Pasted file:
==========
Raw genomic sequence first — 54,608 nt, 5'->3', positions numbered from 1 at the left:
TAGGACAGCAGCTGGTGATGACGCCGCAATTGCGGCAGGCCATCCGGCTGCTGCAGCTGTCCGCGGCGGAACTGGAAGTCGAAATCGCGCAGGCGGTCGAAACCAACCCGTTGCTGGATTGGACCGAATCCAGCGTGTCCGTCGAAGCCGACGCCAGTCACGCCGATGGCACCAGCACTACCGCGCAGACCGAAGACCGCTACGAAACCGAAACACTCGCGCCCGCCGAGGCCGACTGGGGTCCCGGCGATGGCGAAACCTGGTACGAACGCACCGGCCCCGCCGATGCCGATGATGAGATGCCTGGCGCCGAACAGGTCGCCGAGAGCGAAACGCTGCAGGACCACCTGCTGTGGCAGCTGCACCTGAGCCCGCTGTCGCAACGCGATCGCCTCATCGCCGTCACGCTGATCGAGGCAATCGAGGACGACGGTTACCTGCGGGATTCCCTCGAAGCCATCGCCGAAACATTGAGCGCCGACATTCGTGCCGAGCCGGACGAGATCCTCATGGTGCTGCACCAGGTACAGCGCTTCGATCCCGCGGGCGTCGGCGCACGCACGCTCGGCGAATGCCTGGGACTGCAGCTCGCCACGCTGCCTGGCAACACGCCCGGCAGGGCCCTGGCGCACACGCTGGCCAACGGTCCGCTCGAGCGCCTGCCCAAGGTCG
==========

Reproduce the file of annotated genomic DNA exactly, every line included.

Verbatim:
Raw genomic sequence first — 54,608 nt, 5'->3', positions numbered from 1 at the left:
TAGGACAGCAGCTGGTGATGACGCCGCAATTGCGGCAGGCCATCCGGCTGCTGCAGCTGTCCGCGGCGGAACTGGAAGTCGAAATCGCGCAGGCGGTCGAAACCAACCCGTTGCTGGATTGGACCGAATCCAGCGTGTCCGTCGAAGCCGACGCCAGTCACGCCGATGGCACCAGCACTACCGCGCAGACCGAAGACCGCTACGAAACCGAAACACTCGCGCCCGCCGAGGCCGACTGGGGTCCCGGCGATGGCGAAACCTGGTACGAACGCACCGGCCCCGCCGATGCCGATGATGAGATGCCTGGCGCCGAACAGGTCGCCGAGAGCGAAACGCTGCAGGACCACCTGCTGTGGCAGCTGCACCTGAGCCCGCTGTCGCAACGCGATCGCCTCATCGCCGTCACGCTGATCGAGGCAATCGAGGACGACGGTTACCTGCGGGATTCCCTCGAAGCCATCGCCGAAACATTGAGCGCCGACATTCGTGCCGAGCCGGACGAGATCCTCATGGTGCTGCACCAGGTACAGCGCTTCGATCCCGCGGGCGTCGGCGCACGCACGCTCGGCGAATGCCTGGGACTGCAGCTCGCCACGCTGCCTGGCAACACGCCCGGCAGGGCCCTGGCGCACACGCTGGCCAACGGTCCGCTCGAGCGCCTGCCCAAGGTCG